He's talking about systemd. That's the only real architectural change that affects the server installs of many desktop/server distros.
Not the only one (nor is systemd entirely desktop driven). Before systemd ate it, DBUS gave us the session bus, and many applications would only ever use the session bus, and could not be used without a login (usually X) session, even if they really didn't need it. In many cases one had to at least recompile and sometimes even hack the source to change it to use the system bus (or disable DBUS support entirely.)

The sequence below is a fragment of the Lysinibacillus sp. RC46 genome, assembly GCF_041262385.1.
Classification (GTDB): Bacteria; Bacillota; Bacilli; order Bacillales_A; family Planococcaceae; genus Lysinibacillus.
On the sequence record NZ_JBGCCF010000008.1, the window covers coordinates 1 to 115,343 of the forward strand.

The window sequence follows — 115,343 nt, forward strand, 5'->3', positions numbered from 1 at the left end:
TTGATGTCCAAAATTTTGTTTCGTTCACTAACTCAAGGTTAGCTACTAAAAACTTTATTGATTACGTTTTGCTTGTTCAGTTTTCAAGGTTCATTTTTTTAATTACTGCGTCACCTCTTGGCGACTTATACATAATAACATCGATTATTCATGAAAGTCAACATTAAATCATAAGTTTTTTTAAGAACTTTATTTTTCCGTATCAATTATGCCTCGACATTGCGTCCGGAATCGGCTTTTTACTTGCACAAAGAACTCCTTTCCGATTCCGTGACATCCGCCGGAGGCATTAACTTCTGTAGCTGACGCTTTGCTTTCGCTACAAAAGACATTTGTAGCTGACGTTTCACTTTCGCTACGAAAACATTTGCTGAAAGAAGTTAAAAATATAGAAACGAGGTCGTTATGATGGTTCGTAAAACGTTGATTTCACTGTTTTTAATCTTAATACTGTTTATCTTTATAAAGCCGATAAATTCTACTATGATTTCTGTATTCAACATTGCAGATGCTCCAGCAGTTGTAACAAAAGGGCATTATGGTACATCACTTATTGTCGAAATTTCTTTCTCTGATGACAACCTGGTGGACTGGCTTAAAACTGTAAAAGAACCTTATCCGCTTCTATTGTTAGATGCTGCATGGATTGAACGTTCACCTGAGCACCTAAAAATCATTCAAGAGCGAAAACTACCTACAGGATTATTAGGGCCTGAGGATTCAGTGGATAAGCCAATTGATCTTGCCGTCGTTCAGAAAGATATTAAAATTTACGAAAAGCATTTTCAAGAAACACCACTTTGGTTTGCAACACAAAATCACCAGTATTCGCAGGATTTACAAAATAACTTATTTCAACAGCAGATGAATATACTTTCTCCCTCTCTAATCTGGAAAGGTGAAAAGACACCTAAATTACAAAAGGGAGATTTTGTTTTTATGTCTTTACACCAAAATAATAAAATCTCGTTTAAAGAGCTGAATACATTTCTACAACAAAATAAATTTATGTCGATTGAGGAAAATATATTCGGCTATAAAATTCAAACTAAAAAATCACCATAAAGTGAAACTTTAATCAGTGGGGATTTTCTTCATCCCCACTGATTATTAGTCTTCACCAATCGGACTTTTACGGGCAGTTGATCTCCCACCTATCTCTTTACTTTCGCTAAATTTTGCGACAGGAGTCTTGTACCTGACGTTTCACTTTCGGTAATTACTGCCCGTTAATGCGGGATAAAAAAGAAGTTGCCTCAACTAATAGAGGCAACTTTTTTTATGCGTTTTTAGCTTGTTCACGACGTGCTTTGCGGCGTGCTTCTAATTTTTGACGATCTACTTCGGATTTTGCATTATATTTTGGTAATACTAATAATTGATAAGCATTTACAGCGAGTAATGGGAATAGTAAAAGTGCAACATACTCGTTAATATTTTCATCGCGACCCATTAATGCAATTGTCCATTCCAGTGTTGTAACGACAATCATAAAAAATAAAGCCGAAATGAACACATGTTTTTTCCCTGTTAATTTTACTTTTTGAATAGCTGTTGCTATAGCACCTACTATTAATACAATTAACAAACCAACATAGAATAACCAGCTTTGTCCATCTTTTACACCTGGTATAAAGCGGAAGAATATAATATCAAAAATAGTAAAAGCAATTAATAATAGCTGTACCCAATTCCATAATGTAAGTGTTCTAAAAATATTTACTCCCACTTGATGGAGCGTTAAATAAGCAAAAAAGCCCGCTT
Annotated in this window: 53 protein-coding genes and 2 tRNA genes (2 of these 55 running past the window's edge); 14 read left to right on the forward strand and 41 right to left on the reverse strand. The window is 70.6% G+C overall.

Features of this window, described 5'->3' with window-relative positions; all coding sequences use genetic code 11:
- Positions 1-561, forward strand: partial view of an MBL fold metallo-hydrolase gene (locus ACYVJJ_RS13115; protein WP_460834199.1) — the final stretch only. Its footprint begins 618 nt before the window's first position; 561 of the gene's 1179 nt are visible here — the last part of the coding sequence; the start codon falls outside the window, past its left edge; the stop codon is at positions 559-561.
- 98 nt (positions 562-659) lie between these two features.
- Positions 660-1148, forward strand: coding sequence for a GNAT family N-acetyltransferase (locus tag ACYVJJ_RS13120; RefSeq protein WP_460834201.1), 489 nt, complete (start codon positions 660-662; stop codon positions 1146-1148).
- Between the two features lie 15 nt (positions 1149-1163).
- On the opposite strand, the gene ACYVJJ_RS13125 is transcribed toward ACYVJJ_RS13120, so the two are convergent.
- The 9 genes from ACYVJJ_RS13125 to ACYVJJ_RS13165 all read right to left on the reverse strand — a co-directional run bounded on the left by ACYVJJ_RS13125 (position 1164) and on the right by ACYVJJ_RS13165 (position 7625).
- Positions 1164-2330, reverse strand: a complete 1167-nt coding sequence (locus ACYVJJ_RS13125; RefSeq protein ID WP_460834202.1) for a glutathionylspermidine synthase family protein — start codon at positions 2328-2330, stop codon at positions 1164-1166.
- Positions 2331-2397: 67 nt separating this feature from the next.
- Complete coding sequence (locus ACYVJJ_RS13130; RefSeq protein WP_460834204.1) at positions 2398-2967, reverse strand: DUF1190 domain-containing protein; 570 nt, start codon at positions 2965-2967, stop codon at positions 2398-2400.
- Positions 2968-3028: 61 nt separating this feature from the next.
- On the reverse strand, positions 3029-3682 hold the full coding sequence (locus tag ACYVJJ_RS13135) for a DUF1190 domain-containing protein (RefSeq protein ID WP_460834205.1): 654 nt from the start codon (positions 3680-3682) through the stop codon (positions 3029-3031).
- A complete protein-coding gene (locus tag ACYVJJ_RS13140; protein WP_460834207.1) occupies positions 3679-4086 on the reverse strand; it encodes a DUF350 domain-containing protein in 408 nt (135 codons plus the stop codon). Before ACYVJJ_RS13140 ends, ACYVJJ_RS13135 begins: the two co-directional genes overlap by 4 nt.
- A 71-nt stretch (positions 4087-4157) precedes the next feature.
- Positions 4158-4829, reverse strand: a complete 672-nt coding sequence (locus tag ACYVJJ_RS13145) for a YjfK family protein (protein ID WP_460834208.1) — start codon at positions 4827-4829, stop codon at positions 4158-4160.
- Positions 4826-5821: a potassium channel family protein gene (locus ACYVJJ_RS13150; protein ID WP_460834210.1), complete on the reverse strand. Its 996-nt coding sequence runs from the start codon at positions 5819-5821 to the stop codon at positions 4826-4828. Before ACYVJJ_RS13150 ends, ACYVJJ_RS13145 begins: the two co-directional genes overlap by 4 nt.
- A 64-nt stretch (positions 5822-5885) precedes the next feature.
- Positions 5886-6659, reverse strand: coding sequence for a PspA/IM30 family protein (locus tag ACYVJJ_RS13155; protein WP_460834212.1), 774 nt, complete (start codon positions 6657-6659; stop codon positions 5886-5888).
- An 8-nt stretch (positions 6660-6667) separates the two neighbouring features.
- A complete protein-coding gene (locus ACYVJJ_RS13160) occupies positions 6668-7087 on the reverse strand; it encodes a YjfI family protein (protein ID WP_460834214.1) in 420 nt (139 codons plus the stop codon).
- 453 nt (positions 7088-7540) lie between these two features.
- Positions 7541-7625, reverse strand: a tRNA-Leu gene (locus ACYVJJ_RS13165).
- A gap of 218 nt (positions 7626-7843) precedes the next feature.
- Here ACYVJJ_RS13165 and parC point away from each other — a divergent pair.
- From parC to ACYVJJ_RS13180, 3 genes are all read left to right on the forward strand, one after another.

Then there are the various attempts to unify configuration across large suites of applications, which usually devolved into a system that was XML or some such crap just on principle and hence tedious to manage from the CLI/text editor -- but the authors of those didn't care as log as they had a control-panel workalike GUI.
And there were lots of individual groupware oriented network services that seemed to think they had to be intrinsically tied to a desktop login to work.
As to TFA, I doubt there will be a convergence onto a single "thin" distro, since so many levels exists allready ranging from OpenWRT/busyboxish systems all the way up to "server" editions that are really quite bloated.